The rancher and Utilities had agreed that the easement was worth $82,900, and the pipeline was installed there in 2012…
But the SDS easement caused problems, Walker said at trial, with rain eroding the pipeline scar and Utilities introducing soils contaminated with seeds of invasive species. He also said the pipeline jeopardized a $25 million conservation easement he was negotiating with the Nature Conservancy for $1,680 an acre on 15,000 acres.
The settlement says both parties are committed to work together to manage and maintain the right-of-way.
Utilities said the pact gives it “additional certainty” about SDS costs, thus minimizing risk to ratepayers.
“It has always been our intent when working with property owners to use the court process as a last resort,” SDS program director John Fredell said in a news release. “By successfully resolving these issues with Mr. Walker, we can focus on completing the required revegetation on his property and finishing the SDS project on time and under budget.”
From the Colorado Springs Independent (Pam Zubeck):
Colorado Springs Utilities and Pueblo County rancher Gary Walker have come to terms to settle a lawsuit over land needed for the Southern Delivery System water pipeline.
The city-owned utility will pay Walker Ranches $7.1 million, ending litigation that led to a jury award of $4.75 million earlier this year and subsequent appeals filed by both the city and Walker.
Colorado Springs Utilities and Gary Walker have reached a $7.1 million settlement for the damage to Walker Ranches from the Southern Delivery System pipeline.
The pipeline crosses 5.5 miles of the 63,000-acre property on its route from Pueblo Dam to Colorado Springs. The $841 million SDS project is scheduled to go online next year and will supply water to Colorado Springs, Fountain, Security and Pueblo West.
On May 6, a jury awarded Walker $4.75 million, which included a $4.665 million judgment beyond the $82,900 stipulated value of the easement across Walker Ranches. Damages plus interest would have brought the total payment to $5.78 million, according to a joint press release.
Utilities disputed the amount, and filed an appeal on May 7. Walker Ranches appealed the decision on May 14. Those appeals were dismissed as part of the settlement reached June 16, but announced on Thursday.
The final agreement resolves all claims for $7.1 million, the press release said.
Utilities will also install fencing on Walker Ranches to prevent cattle from entering the area of the SDS pipeline scar that is being revegetated, and will work with Walker to erect berms on the property to reduce erosion.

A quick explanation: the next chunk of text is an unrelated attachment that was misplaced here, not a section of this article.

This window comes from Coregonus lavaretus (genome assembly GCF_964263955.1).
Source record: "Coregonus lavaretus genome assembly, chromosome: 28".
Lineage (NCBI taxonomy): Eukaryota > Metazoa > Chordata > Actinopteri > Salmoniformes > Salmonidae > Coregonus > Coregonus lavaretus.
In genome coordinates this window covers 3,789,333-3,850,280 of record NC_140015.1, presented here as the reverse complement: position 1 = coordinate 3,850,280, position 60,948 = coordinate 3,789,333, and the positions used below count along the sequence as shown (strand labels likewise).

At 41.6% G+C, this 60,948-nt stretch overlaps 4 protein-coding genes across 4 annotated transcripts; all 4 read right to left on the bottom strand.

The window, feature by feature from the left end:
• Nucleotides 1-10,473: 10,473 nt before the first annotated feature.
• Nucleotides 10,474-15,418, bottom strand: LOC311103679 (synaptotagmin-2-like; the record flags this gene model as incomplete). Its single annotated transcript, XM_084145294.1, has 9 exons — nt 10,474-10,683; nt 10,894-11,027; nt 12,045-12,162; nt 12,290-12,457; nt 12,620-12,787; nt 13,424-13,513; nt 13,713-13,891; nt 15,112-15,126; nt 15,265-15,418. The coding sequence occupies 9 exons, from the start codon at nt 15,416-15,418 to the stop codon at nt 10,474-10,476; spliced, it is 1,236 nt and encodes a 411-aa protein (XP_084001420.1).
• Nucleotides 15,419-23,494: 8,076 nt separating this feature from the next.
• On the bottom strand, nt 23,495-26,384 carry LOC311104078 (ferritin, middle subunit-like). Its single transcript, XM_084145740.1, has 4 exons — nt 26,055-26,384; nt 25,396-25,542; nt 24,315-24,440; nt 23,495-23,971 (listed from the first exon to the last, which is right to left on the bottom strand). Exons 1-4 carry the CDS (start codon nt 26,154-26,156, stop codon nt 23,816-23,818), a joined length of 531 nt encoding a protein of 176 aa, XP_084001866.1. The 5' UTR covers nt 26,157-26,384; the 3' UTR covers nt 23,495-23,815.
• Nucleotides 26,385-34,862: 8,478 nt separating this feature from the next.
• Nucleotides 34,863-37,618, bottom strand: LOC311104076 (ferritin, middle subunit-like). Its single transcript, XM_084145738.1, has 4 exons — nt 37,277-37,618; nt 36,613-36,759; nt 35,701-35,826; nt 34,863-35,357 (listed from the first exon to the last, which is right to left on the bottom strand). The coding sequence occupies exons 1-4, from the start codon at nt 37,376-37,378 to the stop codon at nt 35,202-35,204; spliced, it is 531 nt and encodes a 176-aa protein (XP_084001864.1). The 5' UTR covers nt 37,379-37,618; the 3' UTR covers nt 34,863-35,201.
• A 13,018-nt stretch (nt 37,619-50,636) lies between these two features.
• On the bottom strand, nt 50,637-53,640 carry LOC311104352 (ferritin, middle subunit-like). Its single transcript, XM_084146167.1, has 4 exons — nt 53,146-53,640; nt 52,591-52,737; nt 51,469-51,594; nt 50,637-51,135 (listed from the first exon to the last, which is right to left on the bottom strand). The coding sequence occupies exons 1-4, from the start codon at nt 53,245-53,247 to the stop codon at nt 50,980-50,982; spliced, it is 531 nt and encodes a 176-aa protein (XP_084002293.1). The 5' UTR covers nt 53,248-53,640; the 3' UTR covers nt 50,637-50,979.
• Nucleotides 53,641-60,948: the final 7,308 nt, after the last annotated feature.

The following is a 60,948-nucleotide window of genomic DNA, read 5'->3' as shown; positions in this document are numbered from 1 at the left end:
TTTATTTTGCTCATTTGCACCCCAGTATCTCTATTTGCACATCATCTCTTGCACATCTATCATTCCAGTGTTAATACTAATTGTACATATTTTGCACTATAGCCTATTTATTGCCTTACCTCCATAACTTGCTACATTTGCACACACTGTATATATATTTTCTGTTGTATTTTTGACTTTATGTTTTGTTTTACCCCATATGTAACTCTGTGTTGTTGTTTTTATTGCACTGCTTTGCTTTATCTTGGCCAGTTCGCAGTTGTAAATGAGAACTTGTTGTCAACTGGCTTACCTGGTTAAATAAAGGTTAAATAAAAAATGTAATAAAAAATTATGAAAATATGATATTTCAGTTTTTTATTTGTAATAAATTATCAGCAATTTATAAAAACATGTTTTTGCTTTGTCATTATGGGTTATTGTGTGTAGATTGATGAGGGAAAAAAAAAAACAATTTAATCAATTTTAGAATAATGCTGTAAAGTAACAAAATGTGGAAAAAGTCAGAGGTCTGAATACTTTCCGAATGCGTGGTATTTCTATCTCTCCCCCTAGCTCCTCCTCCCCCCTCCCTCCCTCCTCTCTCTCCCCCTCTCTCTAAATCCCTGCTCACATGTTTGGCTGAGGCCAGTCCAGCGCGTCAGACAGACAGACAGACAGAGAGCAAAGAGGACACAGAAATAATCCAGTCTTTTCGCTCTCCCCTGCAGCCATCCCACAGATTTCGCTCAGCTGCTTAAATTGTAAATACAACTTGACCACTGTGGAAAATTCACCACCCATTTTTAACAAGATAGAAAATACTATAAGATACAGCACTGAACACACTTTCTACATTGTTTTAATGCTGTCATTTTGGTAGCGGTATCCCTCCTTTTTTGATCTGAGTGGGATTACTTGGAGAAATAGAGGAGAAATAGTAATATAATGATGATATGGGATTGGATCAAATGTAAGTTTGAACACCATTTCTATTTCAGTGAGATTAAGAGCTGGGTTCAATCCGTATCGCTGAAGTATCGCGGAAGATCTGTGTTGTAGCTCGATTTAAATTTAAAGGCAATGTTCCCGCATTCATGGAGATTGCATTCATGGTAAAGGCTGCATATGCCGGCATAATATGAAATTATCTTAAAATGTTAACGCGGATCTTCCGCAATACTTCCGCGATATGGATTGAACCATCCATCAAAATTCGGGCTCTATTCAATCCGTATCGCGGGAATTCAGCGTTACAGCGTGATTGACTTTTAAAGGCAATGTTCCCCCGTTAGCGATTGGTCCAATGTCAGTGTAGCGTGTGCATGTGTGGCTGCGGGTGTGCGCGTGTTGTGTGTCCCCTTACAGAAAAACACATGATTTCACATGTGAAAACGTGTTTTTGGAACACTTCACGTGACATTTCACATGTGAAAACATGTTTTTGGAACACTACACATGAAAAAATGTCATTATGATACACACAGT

The agreement also commits both parties to work together in the future to protect the right of way.
Utilities said the settlement provides more certainty about the ultimate cost of the project, reducing the possibility of an expensive appeals process.
“It has always been our intent when working with property owners to use the court process as a last resort,” John Fredell, SDS program director, said in the news release. “By successfully resolving these issues with Mr. Walker, we can focus on completing the required revegetation on his property and finishing the SDS project on time and under budget.”
Walker, when contacted by The Pueblo Chieftain , declined to comment because of the conditions of the settlement.
During the trial, Walker claimed the SDS project had compromised a $25 million conservation easement on 15,000 acres he was negotiating with the Nature Conservancy. He has used about $13 million from past easements to expand the ranches, which is part of a long-term plan to prevent further urban sprawl in northern Pueblo County.
Ray Petros, Pueblo County’s special counsel, said he has not seen the settlement agreement, so he is uncertain about how the county’s 1041 permit for SDS would be affected. The county is teeing up compliance hearings later this year on revegetation and Fountain Creek flood control, which are referenced in conditions that are part of the 1041 permit.
More Southern Delivery System coverage here and here.
If rushing water had to threaten a county road, the timing couldn’t have been better for the Pueblo Board of County Commissioners.
The commissioners on Wednesday unanimously approved a contract with Wright Water Engineering to the accompaniment of text messages from the public works department informing them that the surging Fountain Creek was threatening a portion of Overton Road.
The $115,000 contract will allow the county to tap into Wright Water’s expertise as it continues to evaluate whether Colorado Springs has complied with provisions of the permit regarding stormwater control that allowed Colorado Springs to build the Southern Delivery System water pipeline from the Pueblo Dam to Springs.
County Land Use Attorney Gary Raso said that in his conversations with the engineers at Wright, they were very familiar with the Fountain Creek and its issues in the past.
The Fountain serves as the primary drainage for Colorado Springs, along with other communities including Fountain, Monument, Security and Widefield.
“Pueblo County is incurring significant costs due to the failures of the north,” said Commissioner Terry Hart.
But the study focuses on Colorado Springs, particularly whether the city’s lack of any sustainable funding for stormwater improvement projects that would mitigate the impacts to Fountain Creek is a violation of the agreement.